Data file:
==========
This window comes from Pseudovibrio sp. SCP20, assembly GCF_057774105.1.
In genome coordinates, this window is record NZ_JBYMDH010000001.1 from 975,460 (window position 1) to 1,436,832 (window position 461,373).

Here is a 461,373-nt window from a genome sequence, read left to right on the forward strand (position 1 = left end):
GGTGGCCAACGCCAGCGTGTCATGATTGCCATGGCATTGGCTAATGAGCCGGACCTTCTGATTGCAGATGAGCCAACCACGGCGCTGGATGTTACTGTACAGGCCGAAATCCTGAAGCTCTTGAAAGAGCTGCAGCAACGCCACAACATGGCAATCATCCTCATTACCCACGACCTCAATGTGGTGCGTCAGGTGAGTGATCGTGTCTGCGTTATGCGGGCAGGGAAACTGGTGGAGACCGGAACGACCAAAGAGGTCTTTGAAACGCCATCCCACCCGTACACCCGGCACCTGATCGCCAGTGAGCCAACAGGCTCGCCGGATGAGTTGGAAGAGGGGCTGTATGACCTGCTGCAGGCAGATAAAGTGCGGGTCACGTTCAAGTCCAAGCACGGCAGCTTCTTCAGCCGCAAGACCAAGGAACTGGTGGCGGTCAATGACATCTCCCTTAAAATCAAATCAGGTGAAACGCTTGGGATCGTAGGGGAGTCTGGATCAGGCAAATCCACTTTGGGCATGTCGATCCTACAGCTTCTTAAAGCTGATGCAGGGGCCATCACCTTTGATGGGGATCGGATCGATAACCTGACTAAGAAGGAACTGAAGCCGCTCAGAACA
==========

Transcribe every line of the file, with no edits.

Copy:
This window comes from Pseudovibrio sp. SCP20, assembly GCF_057774105.1.
In genome coordinates, this window is record NZ_JBYMDH010000001.1 from 975,460 (window position 1) to 1,436,832 (window position 461,373).

Here is a 461,373-nt window from a genome sequence, read left to right on the forward strand (position 1 = left end):
GGTGGCCAACGCCAGCGTGTCATGATTGCCATGGCATTGGCTAATGAGCCGGACCTTCTGATTGCAGATGAGCCAACCACGGCGCTGGATGTTACTGTACAGGCCGAAATCCTGAAGCTCTTGAAAGAGCTGCAGCAACGCCACAACATGGCAATCATCCTCATTACCCACGACCTCAATGTGGTGCGTCAGGTGAGTGATCGTGTCTGCGTTATGCGGGCAGGGAAACTGGTGGAGACCGGAACGACCAAAGAGGTCTTTGAAACGCCATCCCACCCGTACACCCGGCACCTGATCGCCAGTGAGCCAACAGGCTCGCCGGATGAGTTGGAAGAGGGGCTGTATGACCTGCTGCAGGCAGATAAAGTGCGGGTCACGTTCAAGTCCAAGCACGGCAGCTTCTTCAGCCGCAAGACCAAGGAACTGGTGGCGGTCAATGACATCTCCCTTAAAATCAAATCAGGTGAAACGCTTGGGATCGTAGGGGAGTCTGGATCAGGCAAATCCACTTTGGGCATGTCGATCCTACAGCTTCTTAAAGCTGATGCAGGGGCCATCACCTTTGATGGGGATCGGATCGATAACCTGACTAAGAAGGAACTGAAGCCGCTCAGAACA